This paper explores empirically the way that demand for health-enhancing and life-extending programs varies over the life-cycle for individuals. We test the hypothesis that, at any given current age, an individual’s schedule of marginal utility for future risk reductions rises on average with the age at which the future adverse health status would be experienced. However, as individuals age, we also hypothesize that there is a systematic downward shift in these schedules of marginal utility for risk reductions at future ages. Using data from a representative national sample of US households, we estimate the net effect of these two offsetting age effects for various risk-reducing policies. We identify the systematic age-varying determinants that explain why demand for some programs varies significantly with age, while demand for other programs does not. 1 Senior authorship is not assigned. Nominal lead authorship will rotate though the series of papers associated with this project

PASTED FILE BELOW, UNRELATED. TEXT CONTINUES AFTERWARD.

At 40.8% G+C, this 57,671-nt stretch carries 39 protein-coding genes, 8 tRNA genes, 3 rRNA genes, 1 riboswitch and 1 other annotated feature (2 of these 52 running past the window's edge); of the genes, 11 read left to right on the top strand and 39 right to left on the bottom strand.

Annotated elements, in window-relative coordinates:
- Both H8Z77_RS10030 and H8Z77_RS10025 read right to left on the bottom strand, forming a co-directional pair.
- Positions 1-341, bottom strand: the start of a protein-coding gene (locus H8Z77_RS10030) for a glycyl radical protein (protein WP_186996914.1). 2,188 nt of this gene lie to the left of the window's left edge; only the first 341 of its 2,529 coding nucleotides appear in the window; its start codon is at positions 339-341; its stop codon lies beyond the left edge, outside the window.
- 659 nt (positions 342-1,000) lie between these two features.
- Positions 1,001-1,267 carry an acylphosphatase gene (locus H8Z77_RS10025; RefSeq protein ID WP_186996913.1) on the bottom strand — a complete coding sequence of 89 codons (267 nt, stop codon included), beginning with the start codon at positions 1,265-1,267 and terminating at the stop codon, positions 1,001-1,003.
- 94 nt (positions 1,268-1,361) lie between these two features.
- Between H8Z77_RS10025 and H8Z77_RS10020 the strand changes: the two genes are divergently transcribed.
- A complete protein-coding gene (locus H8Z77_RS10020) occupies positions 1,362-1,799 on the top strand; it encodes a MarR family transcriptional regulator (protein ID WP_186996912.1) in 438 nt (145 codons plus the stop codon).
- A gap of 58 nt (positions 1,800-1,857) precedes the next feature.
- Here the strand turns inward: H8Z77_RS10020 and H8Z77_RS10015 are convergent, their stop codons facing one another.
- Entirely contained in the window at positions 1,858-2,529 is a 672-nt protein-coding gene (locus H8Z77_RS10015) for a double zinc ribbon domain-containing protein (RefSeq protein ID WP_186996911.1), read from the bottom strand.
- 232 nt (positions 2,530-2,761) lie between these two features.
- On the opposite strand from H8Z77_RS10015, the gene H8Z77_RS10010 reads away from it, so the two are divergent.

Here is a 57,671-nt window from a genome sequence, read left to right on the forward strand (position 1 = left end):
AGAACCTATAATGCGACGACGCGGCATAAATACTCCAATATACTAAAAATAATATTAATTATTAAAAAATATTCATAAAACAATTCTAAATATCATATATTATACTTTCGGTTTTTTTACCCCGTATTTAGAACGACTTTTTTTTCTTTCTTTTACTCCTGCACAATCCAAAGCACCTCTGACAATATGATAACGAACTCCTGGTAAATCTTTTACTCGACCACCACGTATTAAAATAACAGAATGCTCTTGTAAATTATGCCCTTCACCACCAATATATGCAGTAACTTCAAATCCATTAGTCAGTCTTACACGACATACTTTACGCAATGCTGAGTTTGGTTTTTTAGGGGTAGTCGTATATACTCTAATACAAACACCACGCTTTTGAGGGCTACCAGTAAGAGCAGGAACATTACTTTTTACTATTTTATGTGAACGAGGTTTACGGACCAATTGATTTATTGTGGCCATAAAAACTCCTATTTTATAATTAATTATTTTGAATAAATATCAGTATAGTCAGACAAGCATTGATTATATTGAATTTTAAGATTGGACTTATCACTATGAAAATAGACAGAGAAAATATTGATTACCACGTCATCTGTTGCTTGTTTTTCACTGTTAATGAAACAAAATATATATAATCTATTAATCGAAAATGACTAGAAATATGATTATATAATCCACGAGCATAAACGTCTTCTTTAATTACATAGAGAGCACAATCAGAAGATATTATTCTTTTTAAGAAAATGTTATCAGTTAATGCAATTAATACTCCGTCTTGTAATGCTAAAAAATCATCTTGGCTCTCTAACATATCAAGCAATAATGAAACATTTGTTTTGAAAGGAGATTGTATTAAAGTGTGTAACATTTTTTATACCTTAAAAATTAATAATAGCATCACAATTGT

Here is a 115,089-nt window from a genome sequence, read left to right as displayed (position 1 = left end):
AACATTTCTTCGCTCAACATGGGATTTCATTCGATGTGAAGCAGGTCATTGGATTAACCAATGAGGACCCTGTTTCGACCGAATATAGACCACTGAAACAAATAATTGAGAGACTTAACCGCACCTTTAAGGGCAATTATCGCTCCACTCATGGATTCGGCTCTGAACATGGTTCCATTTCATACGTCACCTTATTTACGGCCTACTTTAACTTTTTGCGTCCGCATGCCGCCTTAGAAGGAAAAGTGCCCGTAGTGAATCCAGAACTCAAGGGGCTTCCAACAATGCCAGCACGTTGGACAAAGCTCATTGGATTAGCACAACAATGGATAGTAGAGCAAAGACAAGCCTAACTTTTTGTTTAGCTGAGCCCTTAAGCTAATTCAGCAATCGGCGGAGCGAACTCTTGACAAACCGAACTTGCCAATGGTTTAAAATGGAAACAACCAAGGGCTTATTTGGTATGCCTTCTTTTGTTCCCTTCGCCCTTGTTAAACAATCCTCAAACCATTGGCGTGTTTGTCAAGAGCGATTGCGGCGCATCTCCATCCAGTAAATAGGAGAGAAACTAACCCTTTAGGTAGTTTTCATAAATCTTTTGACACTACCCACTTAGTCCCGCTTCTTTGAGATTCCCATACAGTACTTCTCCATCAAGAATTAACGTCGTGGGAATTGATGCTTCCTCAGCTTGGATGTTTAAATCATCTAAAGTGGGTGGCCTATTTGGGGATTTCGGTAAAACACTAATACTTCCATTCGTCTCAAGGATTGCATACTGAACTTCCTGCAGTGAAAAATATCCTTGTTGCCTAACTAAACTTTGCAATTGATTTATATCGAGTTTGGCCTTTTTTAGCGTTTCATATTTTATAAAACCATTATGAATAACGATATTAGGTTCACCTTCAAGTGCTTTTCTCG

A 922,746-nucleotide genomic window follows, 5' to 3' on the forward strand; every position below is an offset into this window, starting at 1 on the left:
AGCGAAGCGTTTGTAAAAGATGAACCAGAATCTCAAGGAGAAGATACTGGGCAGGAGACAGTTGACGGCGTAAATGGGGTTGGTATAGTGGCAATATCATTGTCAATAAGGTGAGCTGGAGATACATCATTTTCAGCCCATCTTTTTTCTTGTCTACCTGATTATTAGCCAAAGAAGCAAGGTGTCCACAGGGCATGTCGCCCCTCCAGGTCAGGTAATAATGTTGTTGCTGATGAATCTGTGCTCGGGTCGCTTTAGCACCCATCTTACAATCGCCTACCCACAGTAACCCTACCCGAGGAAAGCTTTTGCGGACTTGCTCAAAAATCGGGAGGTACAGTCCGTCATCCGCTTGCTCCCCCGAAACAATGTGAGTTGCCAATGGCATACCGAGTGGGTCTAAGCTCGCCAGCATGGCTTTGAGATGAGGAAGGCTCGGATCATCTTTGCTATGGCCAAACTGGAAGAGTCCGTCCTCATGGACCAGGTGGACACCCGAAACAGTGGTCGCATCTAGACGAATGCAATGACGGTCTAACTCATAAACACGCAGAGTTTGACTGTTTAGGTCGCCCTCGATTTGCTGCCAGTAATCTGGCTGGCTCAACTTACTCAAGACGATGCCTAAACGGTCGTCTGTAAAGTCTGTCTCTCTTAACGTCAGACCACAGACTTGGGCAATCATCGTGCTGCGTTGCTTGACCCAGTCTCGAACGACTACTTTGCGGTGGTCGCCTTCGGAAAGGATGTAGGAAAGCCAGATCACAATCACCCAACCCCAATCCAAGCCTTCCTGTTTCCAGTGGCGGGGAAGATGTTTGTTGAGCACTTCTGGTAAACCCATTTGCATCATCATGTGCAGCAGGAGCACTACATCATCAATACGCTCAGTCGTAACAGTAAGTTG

To submit an update or takedown request for this paper, please submit an Update/Correction/Removal Request.